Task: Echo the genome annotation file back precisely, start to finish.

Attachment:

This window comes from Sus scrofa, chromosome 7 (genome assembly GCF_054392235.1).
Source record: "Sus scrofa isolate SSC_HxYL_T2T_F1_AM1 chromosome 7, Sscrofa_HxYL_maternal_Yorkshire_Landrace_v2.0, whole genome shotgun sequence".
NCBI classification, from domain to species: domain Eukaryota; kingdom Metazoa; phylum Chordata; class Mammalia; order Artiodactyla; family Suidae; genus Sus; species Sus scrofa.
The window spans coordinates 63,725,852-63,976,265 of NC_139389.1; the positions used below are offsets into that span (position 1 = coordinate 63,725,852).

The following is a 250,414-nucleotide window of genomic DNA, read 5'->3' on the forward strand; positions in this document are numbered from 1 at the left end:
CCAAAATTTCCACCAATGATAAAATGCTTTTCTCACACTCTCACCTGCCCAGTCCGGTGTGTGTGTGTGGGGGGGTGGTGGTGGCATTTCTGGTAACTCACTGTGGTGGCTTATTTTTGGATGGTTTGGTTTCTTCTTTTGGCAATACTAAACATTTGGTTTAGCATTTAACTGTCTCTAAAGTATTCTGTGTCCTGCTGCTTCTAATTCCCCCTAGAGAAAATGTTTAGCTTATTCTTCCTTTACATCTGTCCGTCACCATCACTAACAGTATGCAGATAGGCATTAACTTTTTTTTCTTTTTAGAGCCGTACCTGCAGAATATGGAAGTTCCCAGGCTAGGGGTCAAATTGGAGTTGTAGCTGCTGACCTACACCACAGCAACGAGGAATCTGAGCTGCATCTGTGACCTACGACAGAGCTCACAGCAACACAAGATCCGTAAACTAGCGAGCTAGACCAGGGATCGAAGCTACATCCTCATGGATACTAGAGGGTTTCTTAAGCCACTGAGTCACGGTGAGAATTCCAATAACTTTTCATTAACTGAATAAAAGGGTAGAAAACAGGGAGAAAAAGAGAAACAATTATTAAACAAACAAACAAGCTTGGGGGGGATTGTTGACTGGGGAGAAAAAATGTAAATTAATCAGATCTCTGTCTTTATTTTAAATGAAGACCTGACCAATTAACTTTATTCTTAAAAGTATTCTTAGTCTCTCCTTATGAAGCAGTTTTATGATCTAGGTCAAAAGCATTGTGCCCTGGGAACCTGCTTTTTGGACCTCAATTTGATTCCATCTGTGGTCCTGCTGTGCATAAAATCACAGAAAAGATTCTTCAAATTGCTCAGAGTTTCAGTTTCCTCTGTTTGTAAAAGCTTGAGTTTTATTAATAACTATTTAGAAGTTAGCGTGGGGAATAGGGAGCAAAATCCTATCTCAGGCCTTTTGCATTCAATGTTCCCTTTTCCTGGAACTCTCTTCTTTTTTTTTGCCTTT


This window comes from Sus scrofa, chromosome 7 (genome assembly GCF_054392235.1).
Source record: "Sus scrofa isolate SSC_HxYL_T2T_F1_AM1 chromosome 7, Sscrofa_HxYL_maternal_Yorkshire_Landrace_v2.0, whole genome shotgun sequence".
NCBI classification, from domain to species: domain Eukaryota; kingdom Metazoa; phylum Chordata; class Mammalia; order Artiodactyla; family Suidae; genus Sus; species Sus scrofa.
The window spans coordinates 63,725,852-63,976,265 of NC_139389.1; the positions used below are offsets into that span (position 1 = coordinate 63,725,852).

The following is a 250,414-nucleotide window of genomic DNA, read 5'->3' on the forward strand; positions in this document are numbered from 1 at the left end:
CCAAAATTTCCACCAATGATAAAATGCTTTTCTCACACTCTCACCTGCCCAGTCCGGTGTGTGTGTGTGGGGGGGTGGTGGTGGCATTTCTGGTAACTCACTGTGGTGGCTTATTTTTGGATGGTTTGGTTTCTTCTTTTGGCAATACTAAACATTTGGTTTAGCATTTAACTGTCTCTAAAGTATTCTGTGTCCTGCTGCTTCTAATTCCCCCTAGAGAAAATGTTTAGCTTATTCTTCCTTTACATCTGTCCGTCACCATCACTAACAGTATGCAGATAGGCATTAACTTTTTTTTCTTTTTAGAGCCGTACCTGCAGAATATGGAAGTTCCCAGGCTAGGGGTCAAATTGGAGTTGTAGCTGCTGACCTACACCACAGCAACGAGGAATCTGAGCTGCATCTGTGACCTACGACAGAGCTCACAGCAACACAAGATCCGTAAACTAGCGAGCTAGACCAGGGATCGAAGCTACATCCTCATGGATACTAGAGGGTTTCTTAAGCCACTGAGTCACGGTGAGAATTCCAATAACTTTTCATTAACTGAATAAAAGGGTAGAAAACAGGGAGAAAAAGAGAAACAATTATTAAACAAACAAACAAGCTTGGGGGGGATTGTTGACTGGGGAGAAAAAATGTAAATTAATCAGATCTCTGTCTTTATTTTAAATGAAGACCTGACCAATTAACTTTATTCTTAAAAGTATTCTTAGTCTCTCCTTATGAAGCAGTTTTATGATCTAGGTCAAAAGCATTGTGCCCTGGGAACCTGCTTTTTGGACCTCAATTTGATTCCATCTGTGGTCCTGCTGTGCATAAAATCACAGAAAAGATTCTTCAAATTGCTCAGAGTTTCAGTTTCCTCTGTTTGTAAAAGCTTGAGTTTTATTAATAACTATTTAGAAGTTAGCGTGGGGAATAGGGAGCAAAATCCTATCTCAGGCCTTTTGCATTCAATGTTCCCTTTTCCTGGAACTCTCTTCTTTTTTTTTGCCTTT